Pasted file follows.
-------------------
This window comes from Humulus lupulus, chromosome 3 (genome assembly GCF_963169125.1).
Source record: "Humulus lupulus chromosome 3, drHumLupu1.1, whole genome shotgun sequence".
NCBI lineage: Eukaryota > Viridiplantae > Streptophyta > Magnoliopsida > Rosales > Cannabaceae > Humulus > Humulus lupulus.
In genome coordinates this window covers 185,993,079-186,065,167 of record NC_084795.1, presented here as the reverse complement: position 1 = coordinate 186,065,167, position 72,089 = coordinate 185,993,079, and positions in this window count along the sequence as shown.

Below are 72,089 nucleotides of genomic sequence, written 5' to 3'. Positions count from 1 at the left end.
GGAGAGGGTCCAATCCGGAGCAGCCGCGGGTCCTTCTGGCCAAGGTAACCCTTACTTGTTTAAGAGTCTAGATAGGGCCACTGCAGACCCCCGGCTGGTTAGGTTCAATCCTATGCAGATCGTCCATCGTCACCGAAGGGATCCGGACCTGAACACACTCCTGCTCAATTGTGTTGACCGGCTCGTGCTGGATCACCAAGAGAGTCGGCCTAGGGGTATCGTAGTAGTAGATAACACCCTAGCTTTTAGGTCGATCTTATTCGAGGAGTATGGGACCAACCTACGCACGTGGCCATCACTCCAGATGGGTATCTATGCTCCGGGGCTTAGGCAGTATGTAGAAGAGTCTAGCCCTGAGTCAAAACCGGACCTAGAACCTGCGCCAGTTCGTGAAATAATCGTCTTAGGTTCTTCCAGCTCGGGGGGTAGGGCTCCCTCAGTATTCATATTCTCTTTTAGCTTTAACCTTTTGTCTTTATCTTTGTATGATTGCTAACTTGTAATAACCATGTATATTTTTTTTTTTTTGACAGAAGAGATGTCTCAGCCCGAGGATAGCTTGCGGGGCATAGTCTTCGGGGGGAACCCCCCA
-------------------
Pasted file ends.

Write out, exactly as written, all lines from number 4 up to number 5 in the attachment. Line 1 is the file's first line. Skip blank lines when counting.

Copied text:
In genome coordinates this window covers 185,993,079-186,065,167 of record NC_084795.1, presented here as the reverse complement: position 1 = coordinate 186,065,167, position 72,089 = coordinate 185,993,079, and positions in this window count along the sequence as shown.

Below are 72,089 nucleotides of genomic sequence, written 5' to 3'. Positions count from 1 at the left end.